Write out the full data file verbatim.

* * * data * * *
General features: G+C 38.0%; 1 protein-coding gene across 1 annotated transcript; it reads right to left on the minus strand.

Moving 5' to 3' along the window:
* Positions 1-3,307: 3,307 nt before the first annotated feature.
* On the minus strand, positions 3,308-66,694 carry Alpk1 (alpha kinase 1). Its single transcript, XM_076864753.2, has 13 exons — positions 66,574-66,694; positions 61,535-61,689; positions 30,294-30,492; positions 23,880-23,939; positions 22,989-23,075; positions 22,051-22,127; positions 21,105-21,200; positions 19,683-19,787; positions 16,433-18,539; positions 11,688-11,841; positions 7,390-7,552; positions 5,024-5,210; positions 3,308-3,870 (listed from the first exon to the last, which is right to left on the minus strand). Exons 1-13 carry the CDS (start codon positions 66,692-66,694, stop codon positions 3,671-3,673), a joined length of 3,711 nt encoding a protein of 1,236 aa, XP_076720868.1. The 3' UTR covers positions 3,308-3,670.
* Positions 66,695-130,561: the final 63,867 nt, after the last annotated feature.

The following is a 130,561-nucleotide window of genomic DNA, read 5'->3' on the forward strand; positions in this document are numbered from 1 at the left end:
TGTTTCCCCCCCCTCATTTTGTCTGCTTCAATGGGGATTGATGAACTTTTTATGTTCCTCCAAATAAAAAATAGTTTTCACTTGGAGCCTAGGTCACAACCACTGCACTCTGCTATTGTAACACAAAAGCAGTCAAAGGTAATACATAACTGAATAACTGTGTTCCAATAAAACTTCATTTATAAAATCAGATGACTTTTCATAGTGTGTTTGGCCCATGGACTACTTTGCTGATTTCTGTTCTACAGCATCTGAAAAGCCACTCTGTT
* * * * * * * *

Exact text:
General features: G+C 38.0%; 1 protein-coding gene across 1 annotated transcript; it reads right to left on the minus strand.

Moving 5' to 3' along the window:
* Positions 1-3,307: 3,307 nt before the first annotated feature.
* On the minus strand, positions 3,308-66,694 carry Alpk1 (alpha kinase 1). Its single transcript, XM_076864753.2, has 13 exons — positions 66,574-66,694; positions 61,535-61,689; positions 30,294-30,492; positions 23,880-23,939; positions 22,989-23,075; positions 22,051-22,127; positions 21,105-21,200; positions 19,683-19,787; positions 16,433-18,539; positions 11,688-11,841; positions 7,390-7,552; positions 5,024-5,210; positions 3,308-3,870 (listed from the first exon to the last, which is right to left on the minus strand). Exons 1-13 carry the CDS (start codon positions 66,692-66,694, stop codon positions 3,671-3,673), a joined length of 3,711 nt encoding a protein of 1,236 aa, XP_076720868.1. The 3' UTR covers positions 3,308-3,670.
* Positions 66,695-130,561: the final 63,867 nt, after the last annotated feature.

The following is a 130,561-nucleotide window of genomic DNA, read 5'->3' on the forward strand; positions in this document are numbered from 1 at the left end:
TGTTTCCCCCCCCTCATTTTGTCTGCTTCAATGGGGATTGATGAACTTTTTATGTTCCTCCAAATAAAAAATAGTTTTCACTTGGAGCCTAGGTCACAACCACTGCACTCTGCTATTGTAACACAAAAGCAGTCAAAGGTAATACATAACTGAATAACTGTGTTCCAATAAAACTTCATTTATAAAATCAGATGACTTTTCATAGTGTGTTTGGCCCATGGACTACTTTGCTGATTTCTGTTCTACAGCATCTGAAAAGCCACTCTGTT